The Biden White House’s Violations of Justice Department Independence Norms

President Biden has repeatedly violated the post-Watergate norm against commenting on Justice Department investigations.

An entrance to the Justice Department headquarters in Washington, D.C.

President Donald Trump relentlessly disregarded the post-Watergate norm that a president should not comment on pending Justice Department investigations, especially ones that concern the president, senior executive branch officials, and political rivals. President Biden pledged to respect and restore the norm. But he has not done so. To the contrary, he has often violated it—more so than any other president, save, of course, for the incomparable Trump. And Biden and his aides have, more broadly, contributed to the perceived politicization of the Justice Department.

The independence norm is designed to check the appearance of presidential meddling with Justice Department decisions that affect presidential interests. The ultimate concern is to preserve the rule of law by ensuring that Justice Department investigative and prosecutorial decisions are and appear politically fair.

Biden violated this norm when he commented on the then-pending Justice Department classified documents investigation into his political opponent by stating that Trump acted in ways that were “just totally irresponsible” and may have “compromise[d] sources and methods.” After the Justice Department began to investigate Biden for classified documents found at the Penn Biden Center in Washington and at his residence in Wilmington, Delaware, the president stated in an interview with ABC News that he had been advised not to comment on the matter. But he did so anyway, at length, in ways that sought to minimize the seriousness of his legal situation compared to Trump’s.

When Special Counsel Robert Hur issued a legally exonerating but very critical report about Biden’s handling of classified documents, the White House attacked Hur, and Vice President Kamala Harris claimed that Hur was “clearly politically motivated” and lacked integrity. And the White House criticized Attorney General Merrick Garland through anonymous senior sources for (among many other things affecting Biden’s interests) not demanding alterations to the Hur report. These statements are political fair game and, because the matter is resolved, technically do not violate relevant norms. But they are attacks on the legitimacy and integrity of the department that Biden pledged to preserve, and contribute to its politicization.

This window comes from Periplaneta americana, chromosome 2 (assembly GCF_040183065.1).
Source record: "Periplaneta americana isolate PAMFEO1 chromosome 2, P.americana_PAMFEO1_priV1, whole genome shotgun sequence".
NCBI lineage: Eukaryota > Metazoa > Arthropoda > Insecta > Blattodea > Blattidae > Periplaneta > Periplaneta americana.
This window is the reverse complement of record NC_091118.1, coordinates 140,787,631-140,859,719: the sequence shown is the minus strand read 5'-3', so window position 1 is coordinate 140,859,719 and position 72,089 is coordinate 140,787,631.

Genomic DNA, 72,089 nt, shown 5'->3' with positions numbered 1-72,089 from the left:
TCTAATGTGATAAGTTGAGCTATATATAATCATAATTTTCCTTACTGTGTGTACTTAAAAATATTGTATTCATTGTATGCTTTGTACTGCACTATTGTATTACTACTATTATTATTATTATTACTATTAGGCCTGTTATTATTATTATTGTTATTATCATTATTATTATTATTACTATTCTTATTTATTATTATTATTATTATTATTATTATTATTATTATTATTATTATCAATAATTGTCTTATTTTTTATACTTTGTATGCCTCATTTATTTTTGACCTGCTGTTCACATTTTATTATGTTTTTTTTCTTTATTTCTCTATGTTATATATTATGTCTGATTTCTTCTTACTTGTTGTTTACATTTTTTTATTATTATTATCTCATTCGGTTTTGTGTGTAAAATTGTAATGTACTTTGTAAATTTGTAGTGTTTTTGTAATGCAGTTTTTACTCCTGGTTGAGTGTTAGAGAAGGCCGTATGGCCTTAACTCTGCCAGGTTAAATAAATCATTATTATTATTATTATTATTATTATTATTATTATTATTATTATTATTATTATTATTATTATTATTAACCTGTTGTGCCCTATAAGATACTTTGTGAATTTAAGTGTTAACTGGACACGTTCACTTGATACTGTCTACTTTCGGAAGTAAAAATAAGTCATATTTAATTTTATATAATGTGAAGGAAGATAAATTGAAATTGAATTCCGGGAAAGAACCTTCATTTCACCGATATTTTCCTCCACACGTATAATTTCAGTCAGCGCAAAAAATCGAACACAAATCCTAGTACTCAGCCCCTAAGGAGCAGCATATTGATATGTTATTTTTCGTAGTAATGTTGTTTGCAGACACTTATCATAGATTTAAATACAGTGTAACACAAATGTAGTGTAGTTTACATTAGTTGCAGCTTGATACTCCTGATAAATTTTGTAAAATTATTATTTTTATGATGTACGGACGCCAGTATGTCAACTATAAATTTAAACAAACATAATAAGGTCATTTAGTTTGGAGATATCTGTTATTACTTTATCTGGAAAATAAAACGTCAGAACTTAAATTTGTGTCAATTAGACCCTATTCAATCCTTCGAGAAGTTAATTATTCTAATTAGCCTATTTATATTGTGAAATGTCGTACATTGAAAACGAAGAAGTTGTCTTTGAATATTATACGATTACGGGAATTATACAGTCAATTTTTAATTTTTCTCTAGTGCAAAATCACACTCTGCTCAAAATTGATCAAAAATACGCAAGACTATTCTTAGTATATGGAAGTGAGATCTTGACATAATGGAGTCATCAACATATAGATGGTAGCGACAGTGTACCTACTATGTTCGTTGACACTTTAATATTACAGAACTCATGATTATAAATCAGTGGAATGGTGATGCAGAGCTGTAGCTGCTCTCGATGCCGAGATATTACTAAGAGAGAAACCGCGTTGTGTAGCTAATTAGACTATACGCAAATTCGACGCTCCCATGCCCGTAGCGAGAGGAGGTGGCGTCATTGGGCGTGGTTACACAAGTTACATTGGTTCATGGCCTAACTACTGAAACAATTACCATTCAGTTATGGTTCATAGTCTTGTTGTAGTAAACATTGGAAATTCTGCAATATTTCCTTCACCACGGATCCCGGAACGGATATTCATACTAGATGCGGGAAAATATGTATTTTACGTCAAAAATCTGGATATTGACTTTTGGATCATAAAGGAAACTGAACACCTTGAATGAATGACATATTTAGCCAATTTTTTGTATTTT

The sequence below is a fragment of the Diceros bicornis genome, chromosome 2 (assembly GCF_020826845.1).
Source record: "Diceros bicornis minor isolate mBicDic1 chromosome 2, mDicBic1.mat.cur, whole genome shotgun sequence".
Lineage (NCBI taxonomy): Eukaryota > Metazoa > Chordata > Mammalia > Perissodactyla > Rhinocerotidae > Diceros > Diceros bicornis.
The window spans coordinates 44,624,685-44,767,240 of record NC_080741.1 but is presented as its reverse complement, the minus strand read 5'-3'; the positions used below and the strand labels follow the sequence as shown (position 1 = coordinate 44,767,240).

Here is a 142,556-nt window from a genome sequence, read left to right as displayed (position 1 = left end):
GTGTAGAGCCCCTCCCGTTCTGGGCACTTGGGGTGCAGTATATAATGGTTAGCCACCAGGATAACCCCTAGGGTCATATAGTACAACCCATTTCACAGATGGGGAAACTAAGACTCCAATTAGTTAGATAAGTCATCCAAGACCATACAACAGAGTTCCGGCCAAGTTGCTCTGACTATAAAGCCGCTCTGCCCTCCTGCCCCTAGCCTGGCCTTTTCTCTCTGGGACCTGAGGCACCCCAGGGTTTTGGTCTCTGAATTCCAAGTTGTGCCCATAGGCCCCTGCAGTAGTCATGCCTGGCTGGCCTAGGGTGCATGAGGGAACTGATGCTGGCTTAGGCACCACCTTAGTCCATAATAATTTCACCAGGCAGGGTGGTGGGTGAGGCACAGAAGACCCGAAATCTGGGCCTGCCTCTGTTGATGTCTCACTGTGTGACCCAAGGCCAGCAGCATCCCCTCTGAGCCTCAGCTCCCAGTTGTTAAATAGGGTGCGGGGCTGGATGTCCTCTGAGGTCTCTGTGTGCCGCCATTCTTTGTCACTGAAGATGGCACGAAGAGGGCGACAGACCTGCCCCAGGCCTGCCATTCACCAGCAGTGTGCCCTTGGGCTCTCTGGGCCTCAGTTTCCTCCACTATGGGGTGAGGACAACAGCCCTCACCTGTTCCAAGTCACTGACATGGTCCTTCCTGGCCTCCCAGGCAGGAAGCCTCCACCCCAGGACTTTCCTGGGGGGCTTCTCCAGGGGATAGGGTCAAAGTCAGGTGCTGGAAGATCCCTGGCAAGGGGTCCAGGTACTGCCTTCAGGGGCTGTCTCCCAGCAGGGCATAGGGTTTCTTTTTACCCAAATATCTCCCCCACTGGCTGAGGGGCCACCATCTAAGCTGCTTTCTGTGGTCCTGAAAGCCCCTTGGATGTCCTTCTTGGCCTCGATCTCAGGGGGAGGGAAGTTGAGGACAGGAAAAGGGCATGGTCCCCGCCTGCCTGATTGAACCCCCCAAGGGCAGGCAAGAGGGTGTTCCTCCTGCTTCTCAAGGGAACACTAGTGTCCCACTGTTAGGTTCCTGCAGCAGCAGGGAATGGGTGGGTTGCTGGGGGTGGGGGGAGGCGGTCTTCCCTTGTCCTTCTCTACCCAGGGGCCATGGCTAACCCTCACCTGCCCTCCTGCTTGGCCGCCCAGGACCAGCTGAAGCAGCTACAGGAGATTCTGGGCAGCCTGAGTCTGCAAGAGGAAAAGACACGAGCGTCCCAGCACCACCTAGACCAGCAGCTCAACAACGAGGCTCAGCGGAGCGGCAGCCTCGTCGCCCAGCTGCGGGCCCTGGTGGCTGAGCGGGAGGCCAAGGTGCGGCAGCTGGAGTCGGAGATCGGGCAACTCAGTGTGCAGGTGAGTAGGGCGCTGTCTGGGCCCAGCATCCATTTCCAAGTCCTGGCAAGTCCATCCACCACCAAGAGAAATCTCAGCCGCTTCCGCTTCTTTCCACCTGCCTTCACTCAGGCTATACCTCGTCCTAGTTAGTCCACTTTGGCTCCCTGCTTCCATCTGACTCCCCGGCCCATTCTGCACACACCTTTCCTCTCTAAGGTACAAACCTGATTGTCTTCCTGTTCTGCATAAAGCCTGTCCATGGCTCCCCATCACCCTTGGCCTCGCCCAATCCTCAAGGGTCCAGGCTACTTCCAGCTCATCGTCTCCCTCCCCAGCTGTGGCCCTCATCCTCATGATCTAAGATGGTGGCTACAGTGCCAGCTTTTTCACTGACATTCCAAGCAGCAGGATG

And then there are Biden’s comments related to the Justice Department’s investigation into the Jan. 6 events. In October 2021, he urged the department to prosecute the Jan. 6 Committee subpoena holdouts, including Trump’s aides—a statement he later acknowledged “was not appropriate,” and that caused the Justice Department to try to protect itself by insisting that it would “make its own independent decisions in all prosecutions based solely on the facts and the law.”

The following spring Biden reportedly told his “inner circle” that Trump should be prosecuted and that Garland’s investigation was going too slowly—a message that Garland received in the pages of the New York Times, seven months before he appointed Special Counsel Jack Smith to investigate the matter. That investigation led to indictments against Trump but as yet, eight months before the presidential election, no trial. Biden recently “grumbled to aides and advisers that had Garland moved sooner in his investigation into former President Donald Trump’s election interference, a trial may already be underway or even have concluded,” the world learned from Politico.

We do not know if Biden knew these last two statements would appear in public. But they did, thus making his White House responsible for violating the relevant norm even if Biden did not. And Biden is clearly responsible for his legally controversial claim that Trump on Jan. 6 “certainly supported an insurrection” even as his Justice Department prosecutes Trump for the Jan. 6 matter. 

These statements in the aggregate support what many have suspected of the Biden Justice Department’s rush to prosecute Trump before the election: that the president and his aides believe, as polls confirm, that Biden will benefit in the presidential election if his Justice Department is able to convict Trump before November.

If Smith himself is influenced by the November presidential election date—which one might infer from his statement to the Supreme Court about the “imperative” to prosecute Trump “as promptly as possible”—then he is also violating Justice Department rules about election interference.

But even if he is not so influenced, the timing of the prosecution, on top of Biden’s norm-breaking public statements, the president’s leaked statements, Biden-supportive commentary that the fate of the country rests on convicting Trump before the election, the many other legal efforts by elected judges and prosecutors who are Democrats to convict Trump or keep him off the ballot, and the aggressive efforts by Trump and his supporters to frame all of these matters for maximum political gain—all make it impossible for the prosecution of Trump to appear non-political before approximately half the country.  

Perhaps worse, Biden’s multiple violations of the norms protecting Justice Department independence suggest that Trump succeeded in his efforts to kill them. Norms have a chance to survive an onslaught if their efficacy is reestablished after the initial assault—which is what Biden pledged to do. But Biden’s manifold follow-on violations increase the likelihood that subsequent administrations will be less inclined to discern pressure, or precedent, to follow the ostensible “norm” when inconvenient. 

Jack Goldsmith, Published courtesy of Lawfare

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